bending radius, demonstrating great fit in flexible, rollable electronic products. By comparison, ITO does not flex.
Test showing ITO and AgNW bent at 3mm radius (data courtesy of the Nissha Printing Company, Japan).
True single-layer touch sensors based on silver nanowires offer notably lower cost than ITO. This is because they use fewer layers of adhesives and conductors in the touchscreen stack so there's less manufacturing complexity and materials used. "Thin is in" because nearly all products -- particularly portable/wearable ones in the consumer electronics domain -- need to appear sleek and aesthetically attractive. Score another essential advantage for silver nanowire touch sensors.
Overall, silver nanowire-based touchscreens range from slightly less to significantly lower cost than equivalent ITO film-based solutions. This is partially because silver nanowires cost less to pattern using a room temperature laser process. In turn, this enables greater throughput using less energy with quality similar to that achieved with high-end photo processing. Laser patterning is roughly one-fourth the cost of photo patterning because equipment costs are lower. Additionally, the process requires no chemicals/consumables like photo resist, etchants, or strippers. The end result is a greener way of making touchscreens.
The growth potential for flexible electronics is supported by IDTechEx, a market research, technology scouting, and events firm, which reported in part: "...the progress of wearable technology is of increasing interest and focus of developers. It requires the new form factors that printed, organic and flexible electronics can offer for products that can be priced to have reasonable margin".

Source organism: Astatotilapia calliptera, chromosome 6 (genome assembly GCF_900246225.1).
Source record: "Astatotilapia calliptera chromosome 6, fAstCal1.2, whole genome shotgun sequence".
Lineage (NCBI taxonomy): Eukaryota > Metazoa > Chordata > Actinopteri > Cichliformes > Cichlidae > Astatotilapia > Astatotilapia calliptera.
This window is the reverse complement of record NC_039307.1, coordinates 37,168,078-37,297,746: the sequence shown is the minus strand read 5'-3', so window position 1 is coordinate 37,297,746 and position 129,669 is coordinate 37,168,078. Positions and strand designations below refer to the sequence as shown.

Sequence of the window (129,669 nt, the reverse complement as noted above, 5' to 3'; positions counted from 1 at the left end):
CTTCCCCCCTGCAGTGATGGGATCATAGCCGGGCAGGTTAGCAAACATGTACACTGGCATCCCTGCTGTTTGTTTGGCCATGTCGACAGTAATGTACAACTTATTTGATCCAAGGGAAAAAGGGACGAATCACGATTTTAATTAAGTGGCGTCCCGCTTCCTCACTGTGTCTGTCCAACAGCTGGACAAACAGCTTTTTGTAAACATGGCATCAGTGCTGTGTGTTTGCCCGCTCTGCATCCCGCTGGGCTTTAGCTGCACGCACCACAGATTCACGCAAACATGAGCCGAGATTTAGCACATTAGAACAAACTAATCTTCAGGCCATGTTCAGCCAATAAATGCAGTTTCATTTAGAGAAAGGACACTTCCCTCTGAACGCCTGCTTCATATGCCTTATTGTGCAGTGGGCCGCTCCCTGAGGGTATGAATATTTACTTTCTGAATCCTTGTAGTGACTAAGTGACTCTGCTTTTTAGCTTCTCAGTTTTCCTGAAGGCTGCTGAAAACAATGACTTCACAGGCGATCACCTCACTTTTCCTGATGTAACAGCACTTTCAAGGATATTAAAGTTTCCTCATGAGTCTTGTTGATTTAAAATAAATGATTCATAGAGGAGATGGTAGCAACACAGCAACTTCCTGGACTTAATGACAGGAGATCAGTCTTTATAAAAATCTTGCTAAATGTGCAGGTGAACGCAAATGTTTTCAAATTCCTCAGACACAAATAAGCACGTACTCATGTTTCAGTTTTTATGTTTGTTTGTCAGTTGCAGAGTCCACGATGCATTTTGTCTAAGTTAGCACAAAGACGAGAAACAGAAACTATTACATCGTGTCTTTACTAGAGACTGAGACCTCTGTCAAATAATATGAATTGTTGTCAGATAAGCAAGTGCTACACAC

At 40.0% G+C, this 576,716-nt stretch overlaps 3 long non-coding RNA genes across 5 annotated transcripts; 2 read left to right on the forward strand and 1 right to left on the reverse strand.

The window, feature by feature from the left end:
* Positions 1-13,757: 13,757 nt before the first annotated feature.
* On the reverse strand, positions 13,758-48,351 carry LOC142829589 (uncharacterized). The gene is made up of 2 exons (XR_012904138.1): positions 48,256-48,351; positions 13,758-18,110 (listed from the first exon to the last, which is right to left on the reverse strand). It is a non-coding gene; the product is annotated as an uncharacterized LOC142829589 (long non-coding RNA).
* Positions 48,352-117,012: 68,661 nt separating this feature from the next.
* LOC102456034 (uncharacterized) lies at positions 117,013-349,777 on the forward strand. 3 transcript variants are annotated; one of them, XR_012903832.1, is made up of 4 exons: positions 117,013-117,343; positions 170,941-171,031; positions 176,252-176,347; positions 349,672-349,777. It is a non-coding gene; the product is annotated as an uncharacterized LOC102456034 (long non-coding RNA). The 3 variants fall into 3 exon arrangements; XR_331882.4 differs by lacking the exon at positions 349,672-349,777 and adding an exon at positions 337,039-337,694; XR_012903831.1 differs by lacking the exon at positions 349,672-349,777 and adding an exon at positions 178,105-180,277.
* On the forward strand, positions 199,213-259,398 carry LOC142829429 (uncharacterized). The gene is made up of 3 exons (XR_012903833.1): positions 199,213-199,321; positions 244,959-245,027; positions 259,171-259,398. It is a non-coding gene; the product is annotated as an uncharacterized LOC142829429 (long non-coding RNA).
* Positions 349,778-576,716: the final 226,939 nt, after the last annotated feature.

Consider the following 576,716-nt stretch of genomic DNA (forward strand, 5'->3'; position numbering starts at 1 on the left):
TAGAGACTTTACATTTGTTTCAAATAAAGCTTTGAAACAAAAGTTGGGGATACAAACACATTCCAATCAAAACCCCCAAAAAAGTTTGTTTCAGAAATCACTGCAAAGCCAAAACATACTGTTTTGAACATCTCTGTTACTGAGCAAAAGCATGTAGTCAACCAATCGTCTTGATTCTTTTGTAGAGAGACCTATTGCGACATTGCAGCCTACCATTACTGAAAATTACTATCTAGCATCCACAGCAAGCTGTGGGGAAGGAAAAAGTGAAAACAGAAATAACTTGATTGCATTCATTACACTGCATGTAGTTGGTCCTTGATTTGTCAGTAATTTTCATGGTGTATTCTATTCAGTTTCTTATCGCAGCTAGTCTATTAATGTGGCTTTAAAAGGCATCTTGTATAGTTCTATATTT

Silver nanowires are being adopted as the transparent-conductor-of-choice by leading industry heavyweights, including Hitachi, LG, TPK, Nissha, 3M, Okura, and many others. The switch is on, being driven by the range of key factors mentioned above. Fast responding transparent touch screens are essential to the desired user experience. This result can only be achieved with highly transparent conductors that are not visible to the eye. An essential enabler of these important benefits is silver nanowire conductor technology.
Sri Peruvemba is a vice president at Cambrios Technologies Corporation. Cambrios provides innovative solutions using nanotechnology. Its ClearOhm silver nanowire-based transparent conductors simplify electronics manufacturing and improve end-product cost and performance for electronic devices.
Join over 2,000 technical professionals and embedded systems hardware, software, and firmware developers at ESC Silicon Valley July 20-22, 2015 and learn about the latest techniques and tips for reducing time, cost, and complexity in the embedded development process.
Passes for the ESC Silicon Valley 2015 Technical Conference are available at the conference's official site with discounted advance pricing until July 17, 2015.
Make sure to follow updates about ESC Silicon Valley's talks, programs, and announcements via the Destination ESC blog on Embedded.com and social media accounts Twitter, Facebook, LinkedIn, and Google+.
The Embedded Systems Conference, EE Times, and Embedded.com are owned by UBM Canon.